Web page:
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Mike1669

Intrinsic Disads

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Theory: The disad (politics) is intrinsic and fails to present a relevant opportunity cost to the plan...i heard this a lot at camp. Isn't a politics disad a direct opportunity cost to plan?

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...uhh if you win link then you win that Ptix = opportunity cost and the more interesting question is who the hell made that shit theory up?

 

wow great response. usually people dont comment on things they dont understand. and greenstein definitely didnt give a whole lecture on shit theory at ddi. good call.

 

intrinsic theory supports or calls out a perm that tests the relevance of the link to the plan. so, if something could be done to prevent the link , then it should be done. the perm on the disad tests the link.

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Guest wutlol
wow great response. usually people dont comment on things they dont understand. and greenstein definitely didnt give a whole lecture on shit theory at ddi. good call.

 

intrinsic theory supports or calls out a perm that tests the relevance of the link to the plan. so, if something could be done to prevent the link , then it should be done. the perm on the disad tests the link.

 

 

don't think of it as a "perm". it's not a test of competition, it's a test of the germaneness of the plan to the disad impact. the idea comes from the same logic that counterplans use - cps are reasons why other actions could possibly be done to solve the impacts to the case. if the aff read a politics advantage (saying social services derail obama's agenda, preventing health care from passing causing nuclear war), the neg would just cp to "pass health care", solving the entire case without a risk of a solvency deficit. so the argument goes that the aff should be able to test whether the plan uniquely causes the impacts to the disad - this is tested with a combination of the plan with any other action.

 

greenstein made up the concept of "positive" and "negative" intrinsicness. positive intrinsicness is when the the test of intrinsicness includes the plan and some fiated action that is external to both the plan and the DA. for example, if the disad's impact was terrorism, the test of intrinsicness might be "perm: do the plan and increase funding to counter terrorism". this is positive intrinsicness because you would probably have to read evidence that increasing funding solves terrorism.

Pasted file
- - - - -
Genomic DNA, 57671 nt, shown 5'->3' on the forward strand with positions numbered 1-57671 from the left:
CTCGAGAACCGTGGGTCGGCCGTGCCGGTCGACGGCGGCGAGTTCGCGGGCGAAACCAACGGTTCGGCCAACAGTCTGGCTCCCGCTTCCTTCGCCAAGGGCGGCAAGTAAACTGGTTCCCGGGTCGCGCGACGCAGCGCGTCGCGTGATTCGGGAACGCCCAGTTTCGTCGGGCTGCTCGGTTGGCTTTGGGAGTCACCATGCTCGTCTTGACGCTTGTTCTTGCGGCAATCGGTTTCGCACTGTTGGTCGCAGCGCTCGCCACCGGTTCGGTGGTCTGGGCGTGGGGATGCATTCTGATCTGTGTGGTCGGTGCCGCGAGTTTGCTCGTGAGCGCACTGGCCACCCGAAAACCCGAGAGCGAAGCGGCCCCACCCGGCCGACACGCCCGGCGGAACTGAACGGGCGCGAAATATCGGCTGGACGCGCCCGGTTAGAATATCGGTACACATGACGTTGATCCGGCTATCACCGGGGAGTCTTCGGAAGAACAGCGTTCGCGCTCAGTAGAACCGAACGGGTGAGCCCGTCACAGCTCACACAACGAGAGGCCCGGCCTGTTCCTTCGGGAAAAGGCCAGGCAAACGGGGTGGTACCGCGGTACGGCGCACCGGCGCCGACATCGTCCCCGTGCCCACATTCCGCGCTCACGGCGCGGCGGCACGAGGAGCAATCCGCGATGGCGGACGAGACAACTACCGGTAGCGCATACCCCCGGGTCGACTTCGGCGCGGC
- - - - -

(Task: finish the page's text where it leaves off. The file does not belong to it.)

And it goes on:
"negative intrinsicness" is when you basically just add the plan to the conditions of the status quo. this works best on politics and some types of spending/ budget trade off disads. "perm: do the plan and pass health care". health care is already going to pass, you just add the plan to the status quo. this doesn't require evidence, because you're just adding the plan.

 

when you make the intrinsicness arg, you should pick one of the two types of intrinsicness arguments as your counter interp (when defending its legitimacy).

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The first paragraph of the post above is like... verbatim part of the lecture I saw Greenstein give at the DDI.

 

Anyways, the last sentence of the post above doesn't make much sense.

 

When running intrinsicness you'll want to have your "text" - it's not.. a perm per se, but you still want to have a text that you can use to leverage offense against the germaneness of the disad. You'll want to say things that help you right out of the 2AC like "We'll only run one intrinsicness argument, which means it's reciprocal because they can run a disad to the scenario, and it's just a test of the competition, and you can kick the disad and we can't go for intrinsicness..." etc.

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People seem to be more comfortable making instrinsicness args on politics disads than other disads. 2 reasons. 1 is the distinction between positive and negative intrinsicness that wutlol explains. With positive intrinsicness there are often some questions of a solvency deficit, and also somewhat more concern about theoretical legitimacy, because the policy you are 'adding' to the plan is not something the other team introduced to the round, and thus (arguably) less predictable, whereas the healthcare bill on the politics disad is introduced by the neg and thus emminently predictable.

 

2 is that people like to make the argument with politics scenarios that the judge as a policymaker is not actually compelled to choose between supporting plan and supporting healthcare. The judge could vote for plan passage when the floor vote comes for the plan, and then also vote for healthcare passage when the floor vote comes for healthcare. Thus the disad scenario, which posits that the judge must choose between plan passing and healthcare passing, is false and can be disregarded.

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Guest wutlol

2 is that people like to make the argument with politics scenarios that the judge as a policymaker is not actually compelled to choose between supporting plan and supporting healthcare. The judge could vote for plan passage when the floor vote comes for the plan, and then also vote for healthcare passage when the floor vote comes for healthcare. Thus the disad scenario, which posits that the judge must choose between plan passing and healthcare passing, is false and can be disregarded.

 

 

 

i think this is a bad example because a real policy maker would never have to "choose" between doing the plan and funding counter terrorism, or any "positive" intrinsicness scenario, either.